Victoria Ely joined us at the beginning of June as Artistic Director of Music at Reading.
After a couple of months in the role, I thought it was time to catch up with her and ask a few questions…
Who is your musical inspiration?
Is it too naff to say that the music itself is my inspiration? The fact that we have centuries of history that connects us through time is mindblowing when you think about it. Today we can play a piece of music written by some of the greatest composers of all time from hundreds of years ago – Beethoven, Chopin, Mozart, Bach amongst many others – and still feel this immense pleasure and satisfaction within us. It’s incredible.
Why do you perform?
There is no other feeling in the world that compares to performance. I personally suffer a lot of performance anxiety before walking on stage but that quickly turns into a buzzing energy that stays with me for hours afterwards. This energy comes from three places – the ensemble, the audience and from within – which means that you can only get that feeling when you are giving a live performance.
What has been the worst or most memorable thing that has happened during a performance?
This is a sad story but also one of inspiration… I once had to conduct a Christmas concert when my Dad had passed away only two weeks earlier. As many of us know, Christmas is very much about families coming together so this was particularly challenging. But the show must go on and I think I did a fairly good job of holding it together on stage for most of the concert. But then we came to the last piece in the programme and I was doomed because this was my absolute favourite piece we were performing and I had a strong emotional connection to it. I gave the upbeat and, sure enough, the tears started to flow as soon as the first note was played. And I’m not just talking about a single tear or two – it was torrential sobbing. They continued to flow throughout the whole piece, without letting up, the fresh grief too strong to be contained and stirred up by the music. Luckily my back was to the audience and so the only people in the room that knew what was happening was me and my choir. And they were amazing. I could feel their love and support coming to me through the music and they got me through it with a most stunning performance. It was a moment that will always stay with me, as the connection with that ensemble became the most intimate and caring it could be, and the resulting music was sublime.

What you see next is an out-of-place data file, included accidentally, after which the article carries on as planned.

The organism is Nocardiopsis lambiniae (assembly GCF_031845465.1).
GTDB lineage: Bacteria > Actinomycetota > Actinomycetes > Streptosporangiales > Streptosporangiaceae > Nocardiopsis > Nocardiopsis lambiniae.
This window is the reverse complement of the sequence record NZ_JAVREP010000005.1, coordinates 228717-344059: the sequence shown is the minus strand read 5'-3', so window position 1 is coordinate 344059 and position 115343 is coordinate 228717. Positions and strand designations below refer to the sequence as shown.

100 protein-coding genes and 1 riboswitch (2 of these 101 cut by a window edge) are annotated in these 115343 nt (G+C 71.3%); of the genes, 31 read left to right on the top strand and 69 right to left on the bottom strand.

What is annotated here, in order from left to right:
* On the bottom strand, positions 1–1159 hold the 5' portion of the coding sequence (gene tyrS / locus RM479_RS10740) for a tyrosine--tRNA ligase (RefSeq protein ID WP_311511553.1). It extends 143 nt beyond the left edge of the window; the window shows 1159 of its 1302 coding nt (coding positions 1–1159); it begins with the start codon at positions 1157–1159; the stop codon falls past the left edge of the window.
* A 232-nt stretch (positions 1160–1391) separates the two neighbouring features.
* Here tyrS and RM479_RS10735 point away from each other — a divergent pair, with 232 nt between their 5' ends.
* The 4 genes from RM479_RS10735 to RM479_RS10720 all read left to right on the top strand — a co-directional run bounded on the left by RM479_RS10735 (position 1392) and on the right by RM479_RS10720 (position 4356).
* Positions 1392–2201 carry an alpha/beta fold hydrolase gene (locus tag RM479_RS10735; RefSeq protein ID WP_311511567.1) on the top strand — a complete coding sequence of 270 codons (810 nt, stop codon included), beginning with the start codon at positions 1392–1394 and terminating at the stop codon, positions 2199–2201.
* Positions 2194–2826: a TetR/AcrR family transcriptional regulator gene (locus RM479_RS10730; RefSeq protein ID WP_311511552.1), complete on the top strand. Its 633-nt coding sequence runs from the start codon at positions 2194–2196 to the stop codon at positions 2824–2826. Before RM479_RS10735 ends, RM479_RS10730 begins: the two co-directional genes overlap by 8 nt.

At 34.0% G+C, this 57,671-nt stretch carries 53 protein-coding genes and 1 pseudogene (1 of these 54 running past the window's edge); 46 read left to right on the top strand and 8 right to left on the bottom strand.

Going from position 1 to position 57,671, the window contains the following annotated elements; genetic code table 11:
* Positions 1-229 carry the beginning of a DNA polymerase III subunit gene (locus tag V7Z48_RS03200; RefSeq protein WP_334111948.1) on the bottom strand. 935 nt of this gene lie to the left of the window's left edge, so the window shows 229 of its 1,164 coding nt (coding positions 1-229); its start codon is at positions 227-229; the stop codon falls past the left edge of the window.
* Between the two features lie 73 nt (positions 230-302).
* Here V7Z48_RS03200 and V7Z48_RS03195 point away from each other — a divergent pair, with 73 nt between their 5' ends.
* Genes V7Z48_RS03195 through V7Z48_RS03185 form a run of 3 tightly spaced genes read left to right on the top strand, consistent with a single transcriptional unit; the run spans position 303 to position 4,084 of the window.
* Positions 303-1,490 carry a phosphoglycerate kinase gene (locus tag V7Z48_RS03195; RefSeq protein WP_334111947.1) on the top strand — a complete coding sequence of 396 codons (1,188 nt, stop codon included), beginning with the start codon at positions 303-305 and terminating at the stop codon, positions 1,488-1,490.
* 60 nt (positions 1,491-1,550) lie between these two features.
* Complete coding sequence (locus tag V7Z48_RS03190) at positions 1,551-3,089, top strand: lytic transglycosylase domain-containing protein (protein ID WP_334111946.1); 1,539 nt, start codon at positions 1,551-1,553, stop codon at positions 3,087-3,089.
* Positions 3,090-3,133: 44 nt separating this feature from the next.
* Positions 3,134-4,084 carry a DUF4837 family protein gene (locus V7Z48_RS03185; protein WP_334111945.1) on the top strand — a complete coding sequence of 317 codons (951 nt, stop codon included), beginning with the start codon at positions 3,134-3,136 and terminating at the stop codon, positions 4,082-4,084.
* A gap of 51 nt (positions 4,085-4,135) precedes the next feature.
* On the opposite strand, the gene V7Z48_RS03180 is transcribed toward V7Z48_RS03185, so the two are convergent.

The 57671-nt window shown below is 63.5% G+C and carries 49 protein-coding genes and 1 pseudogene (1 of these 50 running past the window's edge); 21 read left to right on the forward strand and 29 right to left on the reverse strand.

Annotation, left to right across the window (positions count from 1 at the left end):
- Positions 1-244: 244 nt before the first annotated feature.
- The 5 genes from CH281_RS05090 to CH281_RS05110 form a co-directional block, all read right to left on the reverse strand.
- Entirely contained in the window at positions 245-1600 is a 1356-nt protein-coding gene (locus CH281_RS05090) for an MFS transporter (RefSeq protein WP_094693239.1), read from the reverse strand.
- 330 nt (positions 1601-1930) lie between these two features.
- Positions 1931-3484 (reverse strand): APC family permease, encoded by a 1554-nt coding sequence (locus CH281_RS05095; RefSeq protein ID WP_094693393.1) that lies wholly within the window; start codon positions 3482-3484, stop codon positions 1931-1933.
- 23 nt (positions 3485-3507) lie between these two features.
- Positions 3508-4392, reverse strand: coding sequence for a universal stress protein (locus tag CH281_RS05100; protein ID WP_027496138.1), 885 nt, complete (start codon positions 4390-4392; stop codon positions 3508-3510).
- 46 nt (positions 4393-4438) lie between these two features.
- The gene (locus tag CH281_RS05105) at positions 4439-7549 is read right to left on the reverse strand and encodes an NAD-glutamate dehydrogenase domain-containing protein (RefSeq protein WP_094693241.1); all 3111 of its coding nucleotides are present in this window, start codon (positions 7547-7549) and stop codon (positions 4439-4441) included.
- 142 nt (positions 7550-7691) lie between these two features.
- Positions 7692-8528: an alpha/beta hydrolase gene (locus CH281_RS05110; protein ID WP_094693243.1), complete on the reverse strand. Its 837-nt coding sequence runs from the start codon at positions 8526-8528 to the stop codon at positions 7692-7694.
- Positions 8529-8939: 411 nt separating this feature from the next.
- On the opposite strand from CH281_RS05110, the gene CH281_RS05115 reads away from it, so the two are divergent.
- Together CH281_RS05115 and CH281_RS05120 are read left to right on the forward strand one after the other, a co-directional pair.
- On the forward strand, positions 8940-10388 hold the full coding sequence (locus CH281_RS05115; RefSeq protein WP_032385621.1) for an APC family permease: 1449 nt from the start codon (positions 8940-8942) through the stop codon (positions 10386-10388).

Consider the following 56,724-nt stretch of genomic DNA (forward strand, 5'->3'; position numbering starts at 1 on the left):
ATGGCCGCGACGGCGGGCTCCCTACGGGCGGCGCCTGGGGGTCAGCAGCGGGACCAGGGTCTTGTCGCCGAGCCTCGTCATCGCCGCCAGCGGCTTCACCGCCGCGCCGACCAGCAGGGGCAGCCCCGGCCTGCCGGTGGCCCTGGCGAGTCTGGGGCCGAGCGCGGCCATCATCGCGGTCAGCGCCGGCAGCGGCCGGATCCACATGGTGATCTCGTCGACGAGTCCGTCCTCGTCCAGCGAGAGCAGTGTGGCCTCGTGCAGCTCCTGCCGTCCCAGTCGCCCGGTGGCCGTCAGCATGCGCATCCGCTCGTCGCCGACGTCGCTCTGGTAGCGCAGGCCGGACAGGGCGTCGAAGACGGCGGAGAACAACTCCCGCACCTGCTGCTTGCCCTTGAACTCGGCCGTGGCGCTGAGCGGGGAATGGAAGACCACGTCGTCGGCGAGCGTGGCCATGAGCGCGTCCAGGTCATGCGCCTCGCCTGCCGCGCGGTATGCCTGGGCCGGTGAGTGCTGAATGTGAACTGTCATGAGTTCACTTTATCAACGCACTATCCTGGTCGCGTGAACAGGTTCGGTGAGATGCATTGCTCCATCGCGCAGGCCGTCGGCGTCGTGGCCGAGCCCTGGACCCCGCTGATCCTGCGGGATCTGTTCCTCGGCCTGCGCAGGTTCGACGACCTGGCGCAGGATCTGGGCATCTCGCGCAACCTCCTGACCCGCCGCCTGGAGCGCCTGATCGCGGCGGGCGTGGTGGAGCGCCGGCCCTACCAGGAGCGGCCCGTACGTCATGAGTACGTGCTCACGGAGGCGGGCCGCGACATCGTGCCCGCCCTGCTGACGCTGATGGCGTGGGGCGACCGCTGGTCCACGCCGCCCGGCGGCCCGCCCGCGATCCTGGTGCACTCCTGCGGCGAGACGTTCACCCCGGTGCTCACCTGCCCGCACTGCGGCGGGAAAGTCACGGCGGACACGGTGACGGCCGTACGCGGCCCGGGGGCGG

Which instrument do you wish you had learned?
Violin. As a young person I discovered and fell in love with the Tchaikovsky Violin Concerto. I used to dream and picture myself on a stage performing the piece with a full orchestra behind me. Sadly that dream hasn’t come true… yet!
What musical advice would you give to your younger self?
Learn as many instruments as you can while you still have time. As I’ve gotten older and had to do grown-up things like working to pay bills, my time seems to get shorter and I don’t have enough of it to do all the things I want to do. I would love to be able to pick up nearly any instrument and be able to play it.
What musical moment are you most proud of?
When I took my chamber choir, Evoke, to a competition in Italy in 2017 and we won a prize! It’s not just about the prize though… I started Evoke from scratch in 2016 and it was a lot of hard work, dedication and persistence to build an ensemble that was prize-winning standard in just that short time. I’m proud of the overall journey and the prize symbolises the achievements we made together as an ensemble.
Which three words describe you as a musician?
Passionate. Dedicated. Entrepreneurial.
What are you most looking forward to in your new role at Music at Reading?
Oh, so many things that it’s difficult to narrow down to one! My favourite thing about being a musician is the people I work with, so I guess I’d have to say that I’m really looking forward to making music with wonderful people who share my passion. When you do great things together – nothing beats that.
What is the soundtrack of your lockdown?
Swedish a cappella group Vocado’s Northern Lights has been my go-to album for lockdown. I met them in 2012 at a conference and was blown away by the sound they made and the versatility of the group. In a fan-girl fit I purchased their debut album on the spot and I’ve always regarded it as one of my best decisions-on-a-whim.